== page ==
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Discussion Starter · #1 ·
I had a set of 20" Continental DWS put on 2 years ago and got 26,000 miles out of them. The rears had only the D left while the fronts have the D and W. I like knowing that I have every bit of performance in my tires in every condition so I saved the two fronts just in case I ever need them.

I never had the tires/wheels rotated in all the years/miles and the wear was very even across the entire tread, just that the rears wore a little quicker than the fronts.

The new Pirelli Verde Plus are great.

Here is the best part. While there have been some, maybe many, who have had problems with steering wheel shake aka SWS, the past two times I had new tires put on, I never gave the service advisor any special instructions like; torque the lug bolts to 133 ft lbs, or inflate the tires to this psi, face east towards Mecca and balance on one foot while torquing the lug bolts in a sequential pattern . . . They put the stuff on and I let it be and both times I get my truck back and it is mint, right out of the shop. I didn't even bother with asking for the alignment printout this time around like I had done a couple of years ago when I had it done.

I didn't even bother with coming home and checking the lug bolts to see if they are all at 133 ft lbs. Sometime, when I am bored and have the time, I probably will but for now, I will leave it alone and enjoy the verified, smooth as silk ride at triple digit speeds.

I know that the entire truck is so much smoother after the alignment and having new tires that have been newly balanced. It feels better than it did with the worn DWS, that's for sure.
 

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I felt the same way after I got the Verde Okys tires. Still feels A+. And, I liked my DWS tires. That's how good these Pirellis ride.
 

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The Pirellis Scorpion Verde (& Plus) are like they were designed specifically for highway use on the Touareg. Perfect match.

Not so much for off pavement. I don't care about that.
 

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Had the Perrelli's and swapped them for some Michelin Latitudes. I was searching for a quieter ride, honestly, it didn't help much. They are both awesome tires, the Michelin's seem a little smoother (but they are also new now). But, I should have rode the Perrelli's until they expired. Wasn't worth the upgrade in my opinion and the Perrelli's look better, to me.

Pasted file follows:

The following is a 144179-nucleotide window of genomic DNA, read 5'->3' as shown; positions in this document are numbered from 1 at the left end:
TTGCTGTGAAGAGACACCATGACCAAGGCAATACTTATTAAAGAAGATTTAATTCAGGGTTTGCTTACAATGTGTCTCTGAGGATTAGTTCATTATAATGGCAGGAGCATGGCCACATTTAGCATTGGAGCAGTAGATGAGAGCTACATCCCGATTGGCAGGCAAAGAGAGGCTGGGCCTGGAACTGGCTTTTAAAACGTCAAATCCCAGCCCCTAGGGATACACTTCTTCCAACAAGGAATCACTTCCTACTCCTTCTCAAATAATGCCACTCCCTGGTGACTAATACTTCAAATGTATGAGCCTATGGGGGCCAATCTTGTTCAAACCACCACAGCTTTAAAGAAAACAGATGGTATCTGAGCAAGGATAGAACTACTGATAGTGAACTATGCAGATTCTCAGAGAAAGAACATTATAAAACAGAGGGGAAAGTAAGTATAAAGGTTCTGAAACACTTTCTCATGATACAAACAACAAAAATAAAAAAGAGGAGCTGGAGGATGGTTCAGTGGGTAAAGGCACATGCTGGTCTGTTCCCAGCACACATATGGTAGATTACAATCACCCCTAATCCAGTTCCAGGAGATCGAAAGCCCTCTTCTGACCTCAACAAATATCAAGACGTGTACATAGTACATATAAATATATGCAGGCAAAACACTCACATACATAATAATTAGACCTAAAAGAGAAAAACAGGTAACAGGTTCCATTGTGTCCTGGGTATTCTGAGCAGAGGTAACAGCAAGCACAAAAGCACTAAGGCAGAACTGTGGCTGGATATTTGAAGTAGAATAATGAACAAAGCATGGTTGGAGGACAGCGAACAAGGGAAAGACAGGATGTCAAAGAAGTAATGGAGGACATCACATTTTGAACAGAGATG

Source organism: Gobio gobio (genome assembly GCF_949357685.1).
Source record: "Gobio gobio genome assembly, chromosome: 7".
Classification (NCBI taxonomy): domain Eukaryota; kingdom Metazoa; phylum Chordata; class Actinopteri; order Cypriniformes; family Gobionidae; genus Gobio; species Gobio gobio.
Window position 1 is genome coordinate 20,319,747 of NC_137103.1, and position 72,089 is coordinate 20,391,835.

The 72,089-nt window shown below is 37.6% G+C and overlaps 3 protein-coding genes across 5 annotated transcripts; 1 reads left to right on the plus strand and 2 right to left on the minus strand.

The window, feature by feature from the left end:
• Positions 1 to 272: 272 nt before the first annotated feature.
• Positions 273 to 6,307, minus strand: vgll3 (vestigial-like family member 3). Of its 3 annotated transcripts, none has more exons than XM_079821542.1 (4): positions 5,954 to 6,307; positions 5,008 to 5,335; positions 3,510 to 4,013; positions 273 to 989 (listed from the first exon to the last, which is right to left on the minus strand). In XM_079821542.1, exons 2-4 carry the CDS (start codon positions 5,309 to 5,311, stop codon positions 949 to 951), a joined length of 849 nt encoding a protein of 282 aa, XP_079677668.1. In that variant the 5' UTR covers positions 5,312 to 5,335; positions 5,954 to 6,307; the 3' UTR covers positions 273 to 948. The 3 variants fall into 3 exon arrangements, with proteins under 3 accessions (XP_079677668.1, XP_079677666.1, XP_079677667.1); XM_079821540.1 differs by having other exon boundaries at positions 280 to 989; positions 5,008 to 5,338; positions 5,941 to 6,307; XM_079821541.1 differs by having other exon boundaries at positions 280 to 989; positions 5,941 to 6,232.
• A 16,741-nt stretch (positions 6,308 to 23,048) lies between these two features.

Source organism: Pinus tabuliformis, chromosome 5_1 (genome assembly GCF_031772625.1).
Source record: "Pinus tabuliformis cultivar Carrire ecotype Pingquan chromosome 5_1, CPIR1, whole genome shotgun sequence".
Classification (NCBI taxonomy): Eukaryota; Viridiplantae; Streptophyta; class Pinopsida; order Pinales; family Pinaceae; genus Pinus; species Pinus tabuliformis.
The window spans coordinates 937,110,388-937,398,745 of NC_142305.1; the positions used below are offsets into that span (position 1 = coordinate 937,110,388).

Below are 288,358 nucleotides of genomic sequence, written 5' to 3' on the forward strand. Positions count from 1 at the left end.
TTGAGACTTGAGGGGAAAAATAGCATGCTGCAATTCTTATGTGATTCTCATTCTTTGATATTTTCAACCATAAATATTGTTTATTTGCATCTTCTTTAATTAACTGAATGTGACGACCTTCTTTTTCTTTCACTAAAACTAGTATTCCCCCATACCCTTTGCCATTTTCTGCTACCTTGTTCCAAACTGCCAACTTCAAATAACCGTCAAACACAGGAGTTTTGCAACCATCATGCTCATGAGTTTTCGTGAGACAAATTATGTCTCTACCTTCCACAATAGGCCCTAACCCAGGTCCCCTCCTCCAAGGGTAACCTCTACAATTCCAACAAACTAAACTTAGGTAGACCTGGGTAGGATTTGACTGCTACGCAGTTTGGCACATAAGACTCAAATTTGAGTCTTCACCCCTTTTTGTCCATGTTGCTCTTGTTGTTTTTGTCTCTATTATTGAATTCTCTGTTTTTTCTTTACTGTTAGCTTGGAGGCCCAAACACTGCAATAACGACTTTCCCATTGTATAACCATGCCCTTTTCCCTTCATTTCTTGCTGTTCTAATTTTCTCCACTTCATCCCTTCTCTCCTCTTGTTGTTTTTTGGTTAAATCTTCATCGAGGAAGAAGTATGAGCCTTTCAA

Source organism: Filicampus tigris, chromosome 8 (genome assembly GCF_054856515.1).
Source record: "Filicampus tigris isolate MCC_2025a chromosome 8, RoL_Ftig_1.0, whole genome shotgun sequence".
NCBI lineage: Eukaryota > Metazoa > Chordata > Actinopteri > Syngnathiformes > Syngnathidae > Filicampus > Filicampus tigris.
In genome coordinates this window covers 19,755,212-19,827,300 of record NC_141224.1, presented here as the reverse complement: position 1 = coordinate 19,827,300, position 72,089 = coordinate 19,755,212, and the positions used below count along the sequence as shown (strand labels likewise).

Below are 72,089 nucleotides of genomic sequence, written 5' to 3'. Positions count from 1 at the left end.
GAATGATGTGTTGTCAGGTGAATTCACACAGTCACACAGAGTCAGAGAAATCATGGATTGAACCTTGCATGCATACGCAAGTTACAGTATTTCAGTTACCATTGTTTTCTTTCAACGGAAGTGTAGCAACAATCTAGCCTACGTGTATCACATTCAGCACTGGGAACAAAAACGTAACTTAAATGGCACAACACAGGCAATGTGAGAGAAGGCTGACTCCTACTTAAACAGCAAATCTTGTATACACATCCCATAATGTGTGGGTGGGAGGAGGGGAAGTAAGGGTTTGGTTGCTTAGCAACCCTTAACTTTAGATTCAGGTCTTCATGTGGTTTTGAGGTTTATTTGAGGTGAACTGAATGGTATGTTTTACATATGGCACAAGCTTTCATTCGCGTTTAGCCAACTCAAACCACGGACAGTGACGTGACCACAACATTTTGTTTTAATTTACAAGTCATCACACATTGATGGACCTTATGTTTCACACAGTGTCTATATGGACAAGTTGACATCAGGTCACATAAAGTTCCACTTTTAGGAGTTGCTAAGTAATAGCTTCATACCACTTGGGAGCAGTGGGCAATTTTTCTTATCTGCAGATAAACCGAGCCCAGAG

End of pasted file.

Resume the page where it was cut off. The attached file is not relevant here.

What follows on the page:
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The key is having the 'plus' version of the Pirellis. The OEM tires suck. The OP's and my comments are for the Plus version.

I will eager $$ the negative comments are from those who did not have the Plus version.
 

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I do not think that the brand of tires has anything to do with the SWS. It is about quality of a particular set of tires. If they can be RF-balanced to less than 15 Lbs., both Pirelli and Michelin will perform well. My T3 came with GY Eagle on (made in Germany) and they were very smooth and quiet. For 25K miles - until the GYs were replaced at 5/32” – I’ve never cared about RFB or lug bolts torquing @133 while having rotation done every ~6K miles. I’ve come to a subjective conclusion that the Michelin has better quality control than most and their tires in general are “rounder” than tires made by others. This does not deny that a set of tires from Pirelli or Nitto or Continental can be as good as Michelin or better.
 

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Agree that brand does not matter. The distinction in this thread is that Pirelli vastly improved the scorpion verde with its Plus version. The regular scorpion verde is not a great tire, which is why Pirelli improved on it.

As for the Michelin Latitudes...great tire. Was on my list but very pricey.
 

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I had Pirellis Scorpions problem with them is they cup way too quick.
Out of curiosity do you mean cupping (scalloping), or feathering?

http://www.collisionblast.com/2014/07/10/from-feathering-to-cupping-what-tire-wear-patterns-mean/

When a tire is feathered, it means the edge of the tread ribs have a more rounded edge on one side, while the other side of the tire is sharper. You can check for this with your hands far more easily than your eyes — just run your hand over the treads and if you feel the sharp edge on one side, feathering is probably the culprit. If one or more of the tires has a feathered appearance across the treads, notes Free ASE Study Guides, the vehicle is also overdue for an alignment. Feathering can also be caused by the toe-in setting being off; in either case, the vehicle needs to be seen by a qualified mechanic.

When the tire treads appear to be cupped or scalloped, worn out shocks or struts are usually to blame. Tires that are out of balance may also cause this problem.
 

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Out of curiosity do you mean cupping (scalloping), or feathering?
I had feathering on the outside edges of the tires on the OEM Verdes. Reviews will show this is a common theme with the original Verdes. I had the alignment checked twice by a local shop I've used for years on all of my vehicles (Hunter equipment). In spec both times. This started at about 17K, and was the source of the loud road noise. I've never experienced SWS. Tires were shot at less than 30K in mixed driving. Replacement Bridgestone Alenzas are wearing perfectly 20K in.